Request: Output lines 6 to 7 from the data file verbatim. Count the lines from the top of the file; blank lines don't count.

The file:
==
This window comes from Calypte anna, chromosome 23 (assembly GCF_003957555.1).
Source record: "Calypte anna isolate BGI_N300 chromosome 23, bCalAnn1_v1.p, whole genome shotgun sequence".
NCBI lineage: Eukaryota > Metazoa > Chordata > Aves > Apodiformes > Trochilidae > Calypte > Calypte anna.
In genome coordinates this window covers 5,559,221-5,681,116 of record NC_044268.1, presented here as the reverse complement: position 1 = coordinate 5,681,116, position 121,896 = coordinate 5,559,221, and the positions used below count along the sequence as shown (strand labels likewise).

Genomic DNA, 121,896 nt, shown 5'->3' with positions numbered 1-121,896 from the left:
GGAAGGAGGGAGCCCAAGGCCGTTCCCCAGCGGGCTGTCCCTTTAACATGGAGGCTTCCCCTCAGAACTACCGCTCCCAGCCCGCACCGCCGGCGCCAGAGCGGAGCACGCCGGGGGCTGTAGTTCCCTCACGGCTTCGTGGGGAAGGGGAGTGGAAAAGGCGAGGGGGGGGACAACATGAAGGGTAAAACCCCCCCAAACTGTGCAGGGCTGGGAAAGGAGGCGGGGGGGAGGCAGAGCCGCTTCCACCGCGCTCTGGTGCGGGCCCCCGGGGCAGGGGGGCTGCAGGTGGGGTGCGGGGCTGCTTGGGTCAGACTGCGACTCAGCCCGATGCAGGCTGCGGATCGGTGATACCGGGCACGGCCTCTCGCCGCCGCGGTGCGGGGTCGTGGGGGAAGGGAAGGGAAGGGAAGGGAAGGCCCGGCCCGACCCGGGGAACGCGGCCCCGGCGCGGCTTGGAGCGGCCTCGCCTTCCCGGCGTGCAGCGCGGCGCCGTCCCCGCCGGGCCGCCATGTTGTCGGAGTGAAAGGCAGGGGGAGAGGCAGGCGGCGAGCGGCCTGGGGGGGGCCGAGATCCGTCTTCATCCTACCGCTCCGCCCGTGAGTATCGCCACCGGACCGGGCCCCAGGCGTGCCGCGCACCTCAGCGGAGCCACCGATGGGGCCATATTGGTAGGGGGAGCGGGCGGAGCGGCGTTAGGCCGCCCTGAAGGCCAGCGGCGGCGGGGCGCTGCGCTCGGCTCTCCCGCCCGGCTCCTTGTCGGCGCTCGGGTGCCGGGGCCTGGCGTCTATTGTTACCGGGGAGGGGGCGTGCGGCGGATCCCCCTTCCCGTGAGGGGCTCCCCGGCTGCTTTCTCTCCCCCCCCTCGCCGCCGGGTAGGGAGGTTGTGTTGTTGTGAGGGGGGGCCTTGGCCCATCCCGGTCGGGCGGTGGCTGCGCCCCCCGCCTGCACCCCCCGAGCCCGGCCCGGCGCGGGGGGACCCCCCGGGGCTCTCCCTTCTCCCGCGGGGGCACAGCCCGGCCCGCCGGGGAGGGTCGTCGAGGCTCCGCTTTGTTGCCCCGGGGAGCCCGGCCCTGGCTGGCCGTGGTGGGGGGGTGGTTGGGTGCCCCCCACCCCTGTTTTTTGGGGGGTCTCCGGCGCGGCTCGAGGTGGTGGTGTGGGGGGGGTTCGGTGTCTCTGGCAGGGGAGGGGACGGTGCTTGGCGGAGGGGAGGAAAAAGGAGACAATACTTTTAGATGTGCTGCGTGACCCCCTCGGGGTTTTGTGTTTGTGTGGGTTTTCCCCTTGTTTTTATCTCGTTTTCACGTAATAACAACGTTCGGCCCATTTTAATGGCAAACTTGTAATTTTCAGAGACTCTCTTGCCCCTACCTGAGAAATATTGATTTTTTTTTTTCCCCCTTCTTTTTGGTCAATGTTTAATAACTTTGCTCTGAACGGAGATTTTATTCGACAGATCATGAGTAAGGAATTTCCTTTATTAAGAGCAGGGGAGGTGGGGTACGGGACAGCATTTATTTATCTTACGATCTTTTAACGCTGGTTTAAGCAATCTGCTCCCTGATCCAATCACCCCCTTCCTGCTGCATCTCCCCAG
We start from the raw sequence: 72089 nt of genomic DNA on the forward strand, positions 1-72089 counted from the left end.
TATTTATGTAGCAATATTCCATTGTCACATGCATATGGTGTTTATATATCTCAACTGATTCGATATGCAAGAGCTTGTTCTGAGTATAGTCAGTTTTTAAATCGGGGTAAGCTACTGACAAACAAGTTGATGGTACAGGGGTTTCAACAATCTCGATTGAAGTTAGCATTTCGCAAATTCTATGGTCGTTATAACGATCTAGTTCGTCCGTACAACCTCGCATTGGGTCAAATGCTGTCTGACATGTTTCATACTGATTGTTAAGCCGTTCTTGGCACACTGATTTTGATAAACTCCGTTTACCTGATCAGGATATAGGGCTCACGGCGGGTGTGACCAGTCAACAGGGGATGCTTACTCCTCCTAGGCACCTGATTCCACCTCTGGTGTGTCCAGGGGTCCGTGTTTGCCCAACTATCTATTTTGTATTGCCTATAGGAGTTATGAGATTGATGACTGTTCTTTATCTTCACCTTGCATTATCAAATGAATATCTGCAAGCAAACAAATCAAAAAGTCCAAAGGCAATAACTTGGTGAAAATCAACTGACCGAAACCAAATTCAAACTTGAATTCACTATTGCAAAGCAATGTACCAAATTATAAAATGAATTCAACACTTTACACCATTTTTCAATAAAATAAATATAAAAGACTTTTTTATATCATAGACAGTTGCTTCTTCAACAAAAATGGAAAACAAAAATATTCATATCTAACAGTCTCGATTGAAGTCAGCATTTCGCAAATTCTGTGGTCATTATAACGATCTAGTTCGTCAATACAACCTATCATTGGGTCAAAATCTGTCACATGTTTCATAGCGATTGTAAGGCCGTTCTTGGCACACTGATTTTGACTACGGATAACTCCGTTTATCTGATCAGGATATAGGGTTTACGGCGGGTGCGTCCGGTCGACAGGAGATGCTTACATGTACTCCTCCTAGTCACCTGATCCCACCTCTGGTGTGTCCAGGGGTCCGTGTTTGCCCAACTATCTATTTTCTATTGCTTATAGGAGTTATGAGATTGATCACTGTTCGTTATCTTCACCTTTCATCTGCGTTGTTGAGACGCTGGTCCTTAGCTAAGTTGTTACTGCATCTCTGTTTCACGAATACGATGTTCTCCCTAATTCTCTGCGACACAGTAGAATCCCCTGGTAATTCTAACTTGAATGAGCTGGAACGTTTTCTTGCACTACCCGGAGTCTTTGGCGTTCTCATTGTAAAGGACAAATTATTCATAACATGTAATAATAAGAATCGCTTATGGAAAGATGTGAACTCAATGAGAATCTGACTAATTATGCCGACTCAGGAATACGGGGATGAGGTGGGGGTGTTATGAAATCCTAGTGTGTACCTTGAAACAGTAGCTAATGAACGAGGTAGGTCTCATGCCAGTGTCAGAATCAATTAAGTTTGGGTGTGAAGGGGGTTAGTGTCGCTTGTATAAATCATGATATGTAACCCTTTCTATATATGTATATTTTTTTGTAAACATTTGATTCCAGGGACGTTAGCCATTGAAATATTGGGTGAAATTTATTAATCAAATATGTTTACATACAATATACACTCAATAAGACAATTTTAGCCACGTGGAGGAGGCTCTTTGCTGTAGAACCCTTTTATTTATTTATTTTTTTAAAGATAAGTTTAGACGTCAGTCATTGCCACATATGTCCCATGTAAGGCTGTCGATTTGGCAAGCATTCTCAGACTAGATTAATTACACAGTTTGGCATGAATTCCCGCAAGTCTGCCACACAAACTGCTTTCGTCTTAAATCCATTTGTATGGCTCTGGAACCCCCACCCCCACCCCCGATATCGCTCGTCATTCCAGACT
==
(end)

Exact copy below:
GGAAGGAGGGAGCCCAAGGCCGTTCCCCAGCGGGCTGTCCCTTTAACATGGAGGCTTCCCCTCAGAACTACCGCTCCCAGCCCGCACCGCCGGCGCCAGAGCGGAGCACGCCGGGGGCTGTAGTTCCCTCACGGCTTCGTGGGGAAGGGGAGTGGAAAAGGCGAGGGGGGGGACAACATGAAGGGTAAAACCCCCCCAAACTGTGCAGGGCTGGGAAAGGAGGCGGGGGGGAGGCAGAGCCGCTTCCACCGCGCTCTGGTGCGGGCCCCCGGGGCAGGGGGGCTGCAGGTGGGGTGCGGGGCTGCTTGGGTCAGACTGCGACTCAGCCCGATGCAGGCTGCGGATCGGTGATACCGGGCACGGCCTCTCGCCGCCGCGGTGCGGGGTCGTGGGGGAAGGGAAGGGAAGGGAAGGGAAGGCCCGGCCCGACCCGGGGAACGCGGCCCCGGCGCGGCTTGGAGCGGCCTCGCCTTCCCGGCGTGCAGCGCGGCGCCGTCCCCGCCGGGCCGCCATGTTGTCGGAGTGAAAGGCAGGGGGAGAGGCAGGCGGCGAGCGGCCTGGGGGGGGCCGAGATCCGTCTTCATCCTACCGCTCCGCCCGTGAGTATCGCCACCGGACCGGGCCCCAGGCGTGCCGCGCACCTCAGCGGAGCCACCGATGGGGCCATATTGGTAGGGGGAGCGGGCGGAGCGGCGTTAGGCCGCCCTGAAGGCCAGCGGCGGCGGGGCGCTGCGCTCGGCTCTCCCGCCCGGCTCCTTGTCGGCGCTCGGGTGCCGGGGCCTGGCGTCTATTGTTACCGGGGAGGGGGCGTGCGGCGGATCCCCCTTCCCGTGAGGGGCTCCCCGGCTGCTTTCTCTCCCCCCCCTCGCCGCCGGGTAGGGAGGTTGTGTTGTTGTGAGGGGGGGCCTTGGCCCATCCCGGTCGGGCGGTGGCTGCGCCCCCCGCCTGCACCCCCCGAGCCCGGCCCGGCGCGGGGGGACCCCCCGGGGCTCTCCCTTCTCCCGCGGGGGCACAGCCCGGCCCGCCGGGGAGGGTCGTCGAGGCTCCGCTTTGTTGCCCCGGGGAGCCCGGCCCTGGCTGGCCGTGGTGGGGGGGTGGTTGGGTGCCCCCCACCCCTGTTTTTTGGGGGGTCTCCGGCGCGGCTCGAGGTGGTGGTGTGGGGGGGGTTCGGTGTCTCTGGCAGGGGAGGGGACGGTGCTTGGCGGAGGGGAGGAAAAAGGAGACAATACTTTTAGATGTGCTGCGTGACCCCCTCGGGGTTTTGTGTTTGTGTGGGTTTTCCCCTTGTTTTTATCTCGTTTTCACGTAATAACAACGTTCGGCCCATTTTAATGGCAAACTTGTAATTTTCAGAGACTCTCTTGCCCCTACCTGAGAAATATTGATTTTTTTTTTTCCCCCTTCTTTTTGGTCAATGTTTAATAACTTTGCTCTGAACGGAGATTTTATTCGACAGATCATGAGTAAGGAATTTCCTTTATTAAGAGCAGGGGAGGTGGGGTACGGGACAGCATTTATTTATCTTACGATCTTTTAACGCTGGTTTAAGCAATCTGCTCCCTGATCCAATCACCCCCTTCCTGCTGCATCTCCCCAG
We start from the raw sequence: 72089 nt of genomic DNA on the forward strand, positions 1-72089 counted from the left end.